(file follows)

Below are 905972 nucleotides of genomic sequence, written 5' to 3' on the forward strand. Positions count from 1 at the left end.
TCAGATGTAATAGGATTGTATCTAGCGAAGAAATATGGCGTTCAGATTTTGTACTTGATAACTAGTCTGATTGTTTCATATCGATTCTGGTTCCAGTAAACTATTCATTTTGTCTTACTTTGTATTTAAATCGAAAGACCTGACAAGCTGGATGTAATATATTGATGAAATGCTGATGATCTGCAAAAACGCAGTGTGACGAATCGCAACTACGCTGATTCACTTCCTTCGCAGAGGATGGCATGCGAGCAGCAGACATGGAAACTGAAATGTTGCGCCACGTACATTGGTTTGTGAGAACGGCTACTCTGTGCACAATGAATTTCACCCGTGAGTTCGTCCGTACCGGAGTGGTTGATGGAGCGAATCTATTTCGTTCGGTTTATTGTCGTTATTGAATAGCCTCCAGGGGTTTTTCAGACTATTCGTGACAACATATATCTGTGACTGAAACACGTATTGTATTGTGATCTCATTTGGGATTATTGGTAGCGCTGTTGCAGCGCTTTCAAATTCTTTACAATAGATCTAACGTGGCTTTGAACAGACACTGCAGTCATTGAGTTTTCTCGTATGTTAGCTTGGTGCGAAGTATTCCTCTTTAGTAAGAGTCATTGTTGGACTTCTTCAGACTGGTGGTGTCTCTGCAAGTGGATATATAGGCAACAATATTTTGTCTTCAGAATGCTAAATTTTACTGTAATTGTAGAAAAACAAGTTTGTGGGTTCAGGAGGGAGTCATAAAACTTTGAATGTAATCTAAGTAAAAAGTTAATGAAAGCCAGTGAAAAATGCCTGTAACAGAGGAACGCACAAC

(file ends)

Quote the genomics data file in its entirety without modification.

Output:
Below are 905972 nucleotides of genomic sequence, written 5' to 3' on the forward strand. Positions count from 1 at the left end.
TCAGATGTAATAGGATTGTATCTAGCGAAGAAATATGGCGTTCAGATTTTGTACTTGATAACTAGTCTGATTGTTTCATATCGATTCTGGTTCCAGTAAACTATTCATTTTGTCTTACTTTGTATTTAAATCGAAAGACCTGACAAGCTGGATGTAATATATTGATGAAATGCTGATGATCTGCAAAAACGCAGTGTGACGAATCGCAACTACGCTGATTCACTTCCTTCGCAGAGGATGGCATGCGAGCAGCAGACATGGAAACTGAAATGTTGCGCCACGTACATTGGTTTGTGAGAACGGCTACTCTGTGCACAATGAATTTCACCCGTGAGTTCGTCCGTACCGGAGTGGTTGATGGAGCGAATCTATTTCGTTCGGTTTATTGTCGTTATTGAATAGCCTCCAGGGGTTTTTCAGACTATTCGTGACAACATATATCTGTGACTGAAACACGTATTGTATTGTGATCTCATTTGGGATTATTGGTAGCGCTGTTGCAGCGCTTTCAAATTCTTTACAATAGATCTAACGTGGCTTTGAACAGACACTGCAGTCATTGAGTTTTCTCGTATGTTAGCTTGGTGCGAAGTATTCCTCTTTAGTAAGAGTCATTGTTGGACTTCTTCAGACTGGTGGTGTCTCTGCAAGTGGATATATAGGCAACAATATTTTGTCTTCAGAATGCTAAATTTTACTGTAATTGTAGAAAAACAAGTTTGTGGGTTCAGGAGGGAGTCATAAAACTTTGAATGTAATCTAAGTAAAAAGTTAATGAAAGCCAGTGAAAAATGCCTGTAACAGAGGAACGCACAAC